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Labor & Economy

Found in Translation: A Union Contract's Strengths

Rev. Jim Conn

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A couple of weeks ago I sat in on a meeting of the leadership of some local hotels. These were not the hotel managers, but the leaders among the workers who clean the rooms, clear the tables, chop the vegetables in the kitchen, vacuum the rugs in the lobby and perform all the other back-breaking tasks that make a hotel comfortable for guests.These people – all from hotels with union contracts – face tough negotiations going into the fall and their workplaces could face serious competition from several proposed downtown hotel projects.

Nearly all these men and women, many of whom arrived wearing the uniforms of their hotels, spoke Spanish. This put me at a serious disadvantage because despite my efforts to learn this beautiful language, I can’t seem to speak it and I can hardly understand the rapid sentences thrown back and forth between people who all know one another and have worked together for years. Fortunately, one of my clergy colleagues was there to translate for me so I could understand what people said.

The facilitator asked everyone in the room to introduce themselves — their name, their hotel, and to say briefly what meant the most to them about their union contract. Most of us would expect wages to be the central issue. After all, that is what gets played in the business pages, and it is the issue most often talked about in labor-friendly blogs. But that’s not what these people said.

Overwhelmingly, they said “health care.” One after another these hard-working people said that the union contract clause that was most important to them was the one about health insurance for themselves and their families. Probably two-thirds of the people in the room talked about health insurance, often beginning their comments with, “When I was hurt…” or, “When my child was sick…”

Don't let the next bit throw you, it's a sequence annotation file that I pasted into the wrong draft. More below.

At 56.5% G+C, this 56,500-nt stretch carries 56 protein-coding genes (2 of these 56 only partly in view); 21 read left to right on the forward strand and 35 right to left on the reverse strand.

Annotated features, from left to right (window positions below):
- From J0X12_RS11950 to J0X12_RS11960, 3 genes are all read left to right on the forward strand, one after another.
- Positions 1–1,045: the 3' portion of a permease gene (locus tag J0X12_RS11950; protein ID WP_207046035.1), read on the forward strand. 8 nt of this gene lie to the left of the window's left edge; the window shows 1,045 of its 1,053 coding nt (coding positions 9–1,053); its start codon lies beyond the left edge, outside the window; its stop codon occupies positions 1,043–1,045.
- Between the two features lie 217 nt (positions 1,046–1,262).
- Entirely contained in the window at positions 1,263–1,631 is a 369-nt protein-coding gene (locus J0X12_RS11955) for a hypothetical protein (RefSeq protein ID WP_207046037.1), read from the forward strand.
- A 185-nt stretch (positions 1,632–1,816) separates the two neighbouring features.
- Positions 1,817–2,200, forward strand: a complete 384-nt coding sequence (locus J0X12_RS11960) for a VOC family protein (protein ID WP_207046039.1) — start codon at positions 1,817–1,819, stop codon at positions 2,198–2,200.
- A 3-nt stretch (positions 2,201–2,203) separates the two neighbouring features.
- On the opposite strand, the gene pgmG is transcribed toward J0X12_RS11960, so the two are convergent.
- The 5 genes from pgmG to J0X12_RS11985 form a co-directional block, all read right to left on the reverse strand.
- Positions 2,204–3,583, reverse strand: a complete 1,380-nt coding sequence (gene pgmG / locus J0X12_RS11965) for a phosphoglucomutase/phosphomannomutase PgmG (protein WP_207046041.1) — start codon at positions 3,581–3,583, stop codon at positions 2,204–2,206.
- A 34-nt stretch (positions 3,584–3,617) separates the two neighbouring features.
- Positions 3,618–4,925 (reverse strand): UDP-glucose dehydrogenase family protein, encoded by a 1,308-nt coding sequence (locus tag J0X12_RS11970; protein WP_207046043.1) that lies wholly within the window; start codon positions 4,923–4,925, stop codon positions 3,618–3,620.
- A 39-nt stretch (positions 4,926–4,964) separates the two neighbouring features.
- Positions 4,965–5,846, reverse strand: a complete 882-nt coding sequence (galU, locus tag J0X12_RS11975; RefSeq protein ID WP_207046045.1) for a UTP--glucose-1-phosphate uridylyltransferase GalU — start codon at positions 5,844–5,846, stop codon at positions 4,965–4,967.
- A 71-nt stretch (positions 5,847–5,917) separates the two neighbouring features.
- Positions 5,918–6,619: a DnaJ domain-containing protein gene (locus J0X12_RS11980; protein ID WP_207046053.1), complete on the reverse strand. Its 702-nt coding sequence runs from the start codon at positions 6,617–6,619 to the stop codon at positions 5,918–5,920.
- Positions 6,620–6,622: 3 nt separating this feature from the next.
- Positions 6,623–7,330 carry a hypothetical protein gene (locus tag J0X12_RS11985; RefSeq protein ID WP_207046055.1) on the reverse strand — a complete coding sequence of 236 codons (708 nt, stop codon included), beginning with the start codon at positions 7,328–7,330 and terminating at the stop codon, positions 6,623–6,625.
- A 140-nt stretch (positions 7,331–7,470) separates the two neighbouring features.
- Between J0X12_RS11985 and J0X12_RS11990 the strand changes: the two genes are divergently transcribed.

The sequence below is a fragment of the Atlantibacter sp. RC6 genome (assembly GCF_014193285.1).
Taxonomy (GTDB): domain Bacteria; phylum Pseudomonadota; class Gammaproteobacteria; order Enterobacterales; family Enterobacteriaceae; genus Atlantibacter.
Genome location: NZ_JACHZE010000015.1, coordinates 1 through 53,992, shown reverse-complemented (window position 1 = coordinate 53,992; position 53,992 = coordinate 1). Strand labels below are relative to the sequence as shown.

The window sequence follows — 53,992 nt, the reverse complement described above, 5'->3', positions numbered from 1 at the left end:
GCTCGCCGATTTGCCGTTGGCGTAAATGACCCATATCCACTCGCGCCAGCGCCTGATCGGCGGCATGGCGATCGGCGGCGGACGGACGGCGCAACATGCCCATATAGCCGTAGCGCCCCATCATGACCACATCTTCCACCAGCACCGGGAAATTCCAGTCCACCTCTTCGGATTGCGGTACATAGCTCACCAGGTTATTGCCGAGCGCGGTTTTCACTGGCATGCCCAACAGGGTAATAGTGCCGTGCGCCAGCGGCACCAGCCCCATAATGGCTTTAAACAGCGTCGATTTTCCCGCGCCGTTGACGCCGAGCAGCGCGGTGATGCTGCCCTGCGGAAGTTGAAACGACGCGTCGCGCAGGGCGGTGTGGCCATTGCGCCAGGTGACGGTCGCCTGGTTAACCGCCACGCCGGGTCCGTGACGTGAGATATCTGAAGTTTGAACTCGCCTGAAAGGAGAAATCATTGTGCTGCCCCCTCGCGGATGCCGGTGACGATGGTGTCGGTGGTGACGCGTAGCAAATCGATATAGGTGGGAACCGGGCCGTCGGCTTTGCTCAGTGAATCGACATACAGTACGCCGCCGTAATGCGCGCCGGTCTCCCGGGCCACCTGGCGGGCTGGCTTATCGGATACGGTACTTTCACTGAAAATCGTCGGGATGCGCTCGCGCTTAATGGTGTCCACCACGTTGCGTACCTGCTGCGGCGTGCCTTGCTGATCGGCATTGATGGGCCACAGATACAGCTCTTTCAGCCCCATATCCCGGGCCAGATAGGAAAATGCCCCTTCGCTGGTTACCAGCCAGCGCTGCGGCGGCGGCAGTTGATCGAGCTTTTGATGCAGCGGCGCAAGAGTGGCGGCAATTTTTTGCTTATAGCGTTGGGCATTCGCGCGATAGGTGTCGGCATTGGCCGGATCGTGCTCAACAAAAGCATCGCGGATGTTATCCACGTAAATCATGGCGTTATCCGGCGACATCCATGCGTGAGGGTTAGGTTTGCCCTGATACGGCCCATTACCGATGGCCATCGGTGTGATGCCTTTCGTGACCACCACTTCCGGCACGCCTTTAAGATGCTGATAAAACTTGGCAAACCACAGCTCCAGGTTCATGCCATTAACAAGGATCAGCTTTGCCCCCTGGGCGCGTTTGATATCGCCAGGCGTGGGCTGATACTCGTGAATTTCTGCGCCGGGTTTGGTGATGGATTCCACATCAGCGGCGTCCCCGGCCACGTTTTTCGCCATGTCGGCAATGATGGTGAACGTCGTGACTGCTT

Well, that makes sense, I thought. That’s why national health care matters so much.

Next came a real surprise – respect. These workers said that because they belonged to a union, for the first time they had the ability to oppose unreasonable demands by managers without risking their jobs, and to ask for help on especially heavy work days. One woman described “heavy check-out days” – times when a convention ends or a tour group leaves the hotel and there are too many very dirty rooms to clean. On those days, now, she can talk to the manager, who checks the situation and who can re-assign others to provide extra help in cleaning her allotment of rooms.

Before,” she said, “we couldn’t ask for help, we couldn’t stand up for ourselves.”

Seniority was the third benefit from their union contract that mattered most. Now when I think of seniority I think of the perks of age, longevity or increased wages. For these employees seniority means they cannot be summarily fired when hurt on the job. Seniority means negotiating with a supervisor for a reduced work load while recovering from an injury. Seniority means not facing employer sanctions alone and without defense. Since most hotel worker injuries are back- and muscle-related, these accommodations matter.

As I sat listening to these people say what issues mean the most to them, the awareness that 60 percent of the jobs created in the last four years in this country are low-wage jobs rubbed like sandpaper through my mind. These jobs range from $7.69 to $13.83 an hour – from barely minimum wage in most places to barely a living wage. Now, a third of working people consider themselves “lower class,” up from a quarter just four years ago. Only a union contract can bring health care, respect and seniority to a work place. Minimum wage laws don’t touch upon those benefits – which, as I learned sitting in that room full of worker-leaders, are exactly what matter most to low-wage employees.

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